@The camera (MOC) was operated during a 46 hour period from
19 Aug to 21 Aug on the way, and recently eight images secured at the period
were released including those on 20 Aug from the following MSSS's URL:
@ Malin Space Science Systems (MSSS), established in 1990 by Dr M MALIN and others, flew its first instrument into space in 1992, and since then it was chosen as an enterprise to provide the Mars Orbiter Camera (MOC) for MGS, and also for the coming 1988 Mars Surveyor Orbiter and Lander. MSSS operates the MOC from its facilities in San Diego, CA. The above web-site shows already several close-up images of the Martian surfaces.
@ Here we pick out the image on 19 August at 11:40GMT where the sub-MGS point was (172.4°W, 23.6°N) and the image on 21 August at 9:49 GMT where the sub-MGS point was (127.2°W, 23.6°N): In the former, Propontis I is just after dawn, and the Tharsis ridges are near the p limb; the Montes appearing still as dark spots. The crater of Olympus Mons is evident inside a dark ring. In the latter, the Tharsis Montes are more inside, the shadowy area of Arsia Mons being impressive. Olympus Mons quite near the morning terminator. This image shows well the west of Solis L: Phasis looks to be present.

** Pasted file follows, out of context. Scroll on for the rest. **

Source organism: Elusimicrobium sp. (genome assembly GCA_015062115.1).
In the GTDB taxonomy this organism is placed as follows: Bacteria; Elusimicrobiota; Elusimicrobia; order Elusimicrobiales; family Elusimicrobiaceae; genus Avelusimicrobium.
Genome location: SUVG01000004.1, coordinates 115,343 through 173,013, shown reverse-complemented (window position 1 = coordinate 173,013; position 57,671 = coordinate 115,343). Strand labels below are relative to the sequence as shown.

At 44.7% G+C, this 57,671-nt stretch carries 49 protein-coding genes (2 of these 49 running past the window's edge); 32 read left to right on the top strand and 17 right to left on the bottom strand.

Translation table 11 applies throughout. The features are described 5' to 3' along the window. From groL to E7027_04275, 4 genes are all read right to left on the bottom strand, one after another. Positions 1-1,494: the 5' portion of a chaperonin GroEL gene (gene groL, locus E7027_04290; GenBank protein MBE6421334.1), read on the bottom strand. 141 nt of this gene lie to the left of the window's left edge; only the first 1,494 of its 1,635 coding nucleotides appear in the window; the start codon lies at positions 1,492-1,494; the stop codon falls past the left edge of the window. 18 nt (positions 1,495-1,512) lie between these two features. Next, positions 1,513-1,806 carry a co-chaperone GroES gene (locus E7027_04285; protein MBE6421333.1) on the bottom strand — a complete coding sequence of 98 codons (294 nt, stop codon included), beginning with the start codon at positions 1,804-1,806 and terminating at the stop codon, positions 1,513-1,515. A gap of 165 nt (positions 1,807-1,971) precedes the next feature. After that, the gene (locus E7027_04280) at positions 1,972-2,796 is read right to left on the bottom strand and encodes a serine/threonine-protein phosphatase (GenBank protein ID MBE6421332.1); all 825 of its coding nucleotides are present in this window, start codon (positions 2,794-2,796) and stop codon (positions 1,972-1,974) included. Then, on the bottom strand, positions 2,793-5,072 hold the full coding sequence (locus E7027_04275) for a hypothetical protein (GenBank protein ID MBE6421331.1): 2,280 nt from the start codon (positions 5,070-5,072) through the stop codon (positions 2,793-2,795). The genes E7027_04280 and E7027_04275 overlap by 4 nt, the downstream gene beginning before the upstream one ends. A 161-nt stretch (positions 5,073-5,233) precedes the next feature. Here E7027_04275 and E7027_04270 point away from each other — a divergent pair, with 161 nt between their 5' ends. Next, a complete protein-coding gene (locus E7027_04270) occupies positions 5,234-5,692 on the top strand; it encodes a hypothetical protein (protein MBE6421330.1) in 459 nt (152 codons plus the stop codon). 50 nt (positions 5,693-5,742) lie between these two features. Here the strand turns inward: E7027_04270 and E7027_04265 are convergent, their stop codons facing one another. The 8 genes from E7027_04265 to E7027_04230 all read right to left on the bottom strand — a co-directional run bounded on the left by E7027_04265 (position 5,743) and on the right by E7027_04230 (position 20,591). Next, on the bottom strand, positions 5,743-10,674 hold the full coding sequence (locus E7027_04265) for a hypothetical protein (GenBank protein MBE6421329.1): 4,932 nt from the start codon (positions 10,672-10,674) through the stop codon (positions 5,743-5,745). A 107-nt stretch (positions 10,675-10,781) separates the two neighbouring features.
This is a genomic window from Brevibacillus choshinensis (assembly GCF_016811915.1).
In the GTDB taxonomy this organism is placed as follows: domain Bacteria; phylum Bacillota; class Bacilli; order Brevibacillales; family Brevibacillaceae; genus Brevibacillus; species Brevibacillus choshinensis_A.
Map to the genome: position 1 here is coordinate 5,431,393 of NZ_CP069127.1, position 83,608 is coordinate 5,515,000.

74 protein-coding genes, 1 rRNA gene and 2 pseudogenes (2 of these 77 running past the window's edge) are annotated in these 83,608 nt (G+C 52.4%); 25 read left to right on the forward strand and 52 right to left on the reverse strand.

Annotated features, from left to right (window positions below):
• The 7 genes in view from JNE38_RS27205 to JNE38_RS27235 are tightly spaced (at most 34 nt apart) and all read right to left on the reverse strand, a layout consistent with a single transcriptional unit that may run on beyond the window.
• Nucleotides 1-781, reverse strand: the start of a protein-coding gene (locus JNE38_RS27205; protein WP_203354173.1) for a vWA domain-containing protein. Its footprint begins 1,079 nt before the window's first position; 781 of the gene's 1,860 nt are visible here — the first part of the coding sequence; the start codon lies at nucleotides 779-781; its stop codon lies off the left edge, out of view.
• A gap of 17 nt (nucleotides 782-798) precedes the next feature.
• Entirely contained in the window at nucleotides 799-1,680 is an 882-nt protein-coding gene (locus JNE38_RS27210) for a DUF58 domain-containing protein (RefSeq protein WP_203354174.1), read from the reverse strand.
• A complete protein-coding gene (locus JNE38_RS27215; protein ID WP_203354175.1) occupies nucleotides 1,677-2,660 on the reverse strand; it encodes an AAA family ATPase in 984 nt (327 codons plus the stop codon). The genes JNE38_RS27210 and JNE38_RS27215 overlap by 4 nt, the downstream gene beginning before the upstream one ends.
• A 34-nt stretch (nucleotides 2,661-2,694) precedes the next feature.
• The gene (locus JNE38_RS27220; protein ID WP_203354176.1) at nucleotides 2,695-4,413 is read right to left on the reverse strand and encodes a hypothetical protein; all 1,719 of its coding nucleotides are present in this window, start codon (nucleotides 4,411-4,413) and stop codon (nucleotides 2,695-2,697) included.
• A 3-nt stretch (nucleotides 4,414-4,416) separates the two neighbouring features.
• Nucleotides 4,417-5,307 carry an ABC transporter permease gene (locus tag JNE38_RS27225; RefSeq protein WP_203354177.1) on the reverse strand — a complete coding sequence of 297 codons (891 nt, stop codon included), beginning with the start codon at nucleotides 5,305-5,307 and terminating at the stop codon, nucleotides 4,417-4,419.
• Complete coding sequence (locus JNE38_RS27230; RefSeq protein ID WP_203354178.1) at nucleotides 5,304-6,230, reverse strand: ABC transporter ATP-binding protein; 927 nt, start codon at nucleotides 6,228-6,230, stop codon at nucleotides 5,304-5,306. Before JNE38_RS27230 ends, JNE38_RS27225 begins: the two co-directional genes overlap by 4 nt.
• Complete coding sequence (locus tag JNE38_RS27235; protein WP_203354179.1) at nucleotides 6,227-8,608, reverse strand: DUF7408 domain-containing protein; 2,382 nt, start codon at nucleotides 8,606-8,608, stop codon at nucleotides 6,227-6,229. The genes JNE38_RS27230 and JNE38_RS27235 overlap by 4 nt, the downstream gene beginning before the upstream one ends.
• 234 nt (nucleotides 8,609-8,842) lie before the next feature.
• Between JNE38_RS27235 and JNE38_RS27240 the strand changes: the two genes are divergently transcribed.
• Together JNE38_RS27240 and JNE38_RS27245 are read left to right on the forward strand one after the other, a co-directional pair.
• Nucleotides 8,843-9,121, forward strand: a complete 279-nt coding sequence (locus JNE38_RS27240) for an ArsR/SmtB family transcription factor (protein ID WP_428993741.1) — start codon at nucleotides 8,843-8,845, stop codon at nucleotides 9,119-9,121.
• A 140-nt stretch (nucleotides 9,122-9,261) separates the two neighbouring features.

@Note however that these images are never from a terrestrial basis: All
Montes are positioned at the left-hand side but show no more than their
aspects in the morning, and never afternoon.
@ The MSSS web-site also includes the on-the-way images at CLM=262°W and CLM=352°W on 19 Aug, and at CLM=037°W on 21 Aug. The size of the Mars images on 21 Aug is larger than that on 19 Aug by about 10%.
(Mk & Mn)